Six Ways to Build a Culture of Cybersecurity Awareness

An examination of how cybercrime can harm your business, how it happens, and what to do to prevent it.
Christine Lacagnina Written by Christine Lacagnina
Christine Lacagnina
Written by Christine Lacagnina

Christine Lacagnina has written thousands of insurance-based articles for by authoring consumable, understandable content.

Reviewer: Jeffrey Green Reviewed by Jeffrey Green
Reviewer: Jeffrey Green
Reviewed by Jeffrey Green

Jeff Green has held a variety of sales and management roles at life insurance companies, Wall street firms, and distribution organizations over his 40-year career.  He was previously Finra 7,24,66 registered and held life insurance licenses in multiple states. He is a graduate of Stony Brook University.

Modern interior of server room in datacenter. 6 Ways to Build a Culture of Cybersecurity Awareness.

Cybersecurity is a concern for all businesses, regardless of size or industry, in today's digital world. Being prepared with the right type of coverage can help you prevent the loss of sensitive data, not to mention revenue and even your customer base. Since so many things are stored electronically today, having the right cyber liability insurance is becoming less optional for business security by the second.

Considering that RiskIQ predicted that by 2021, the world would lose $11.4 in cybercrime costs every single minute, it's never too early to call up your independent insurance agent. They'll help you get equipped with the right cyber liability policy. But up first, here are a few handy tips to help your business build a culture of cybersecurity awareness.

Six Ways to Help Deliver a Dependable Cyber-Secure Business

Your business needs a protocol for cybersecurity measures to keep your employees, customers, and your data safe. Taking proactive steps to ensure an environment of cybersecurity in your business can even help you save money on your business insurance if you have the proper protections in place. Start by following these six tips.

1. Maintain a Secure Office Network

To secure your office's network, change all passwords, including the ones that came with any routers, to secure passwords that include more than 10 characters and a combination of letters, numbers, and special characters. If your business offers public guest Wi-Fi, make sure it's separate from your business's internal network, and that customers and employees don't cross over to the other network unless they use a virtual private network (VPN) for added security.

You may also want to change the default name of your network to make sure it doesn't identify your business to others when they search for Wi-Fi. Ask any of your remote employees to take these same steps to secure their usage of your business's network if applicable. 

2. Require Your Employees to Use a Two-Factor Authentication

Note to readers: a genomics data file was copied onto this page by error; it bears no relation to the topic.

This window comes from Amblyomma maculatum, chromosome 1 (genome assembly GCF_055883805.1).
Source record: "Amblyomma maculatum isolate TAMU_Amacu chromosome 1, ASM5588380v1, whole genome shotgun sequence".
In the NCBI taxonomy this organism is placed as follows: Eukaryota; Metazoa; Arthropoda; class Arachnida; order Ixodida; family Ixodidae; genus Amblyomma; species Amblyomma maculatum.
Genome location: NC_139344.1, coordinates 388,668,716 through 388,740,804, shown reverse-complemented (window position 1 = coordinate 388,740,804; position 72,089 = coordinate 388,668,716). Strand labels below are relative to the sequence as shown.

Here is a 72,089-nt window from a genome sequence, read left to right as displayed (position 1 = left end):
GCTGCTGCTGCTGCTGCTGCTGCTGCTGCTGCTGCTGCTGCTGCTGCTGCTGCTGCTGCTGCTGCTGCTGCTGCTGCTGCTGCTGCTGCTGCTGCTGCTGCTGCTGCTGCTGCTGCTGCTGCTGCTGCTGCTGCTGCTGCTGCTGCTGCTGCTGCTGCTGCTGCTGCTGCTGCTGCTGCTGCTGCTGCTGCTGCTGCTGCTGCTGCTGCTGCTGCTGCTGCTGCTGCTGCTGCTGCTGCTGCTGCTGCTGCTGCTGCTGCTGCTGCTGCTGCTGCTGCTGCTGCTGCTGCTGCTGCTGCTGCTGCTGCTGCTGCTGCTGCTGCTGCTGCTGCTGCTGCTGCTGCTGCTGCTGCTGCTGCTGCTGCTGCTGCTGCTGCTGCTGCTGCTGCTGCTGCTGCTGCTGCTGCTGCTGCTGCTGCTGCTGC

Two-factor authentication, or the process of requiring two forms of identification before you can sign in, is becoming more and more common. Use this security method in any area you can, such as when logging into company email accounts. You can set it up so that you get a code texted or emailed (to an alternate address) before you can access company accounts.

This process can greatly deter hackers, because not only do they need to gain access to your email or other accounts they want to break into, but they'd also need access to your phone or personal email. This makes their job much harder or even next to impossible in many cases. You can look up these two-factor authentication apps to help keep your business safe:

    • Okta Verify
    • Google Authenticator
    • LastPass
    • Microsoft Authenticator

3. Keep Devices Secured and Password-Protected

Any equipment used by your business needs to be secured with a password, including any computers, tablets, or phones. Make sure each device has a unique, secure password. Businesses can subscribe to secure password managers like DashLane or LastPass to keep track of company passwords.

Don't skip physical security measures either. Keep all important equipment secure with lock and key, or require the use of keycards, tokens, or badges to gain access.

4. Limit Who Can Access Your Data

The more folks who have access to your business's network and data, the greater your cyber risk becomes. Make sure your business keeps track of all employees and other users who have access to various information, in case a breach or other issue ever happens. Any time an employee quits, gets fired, or is laid off, make sure to update all company passwords that this individual had access to right away.

Also ensure that your employees use common sense practices, such as never posing for photos in front of computers displaying sensitive information, etc. Have your business set up firewalls and encryption methods for an added layer of security. If you don't have an IT employee on staff, you can call in a professional to help you set it up.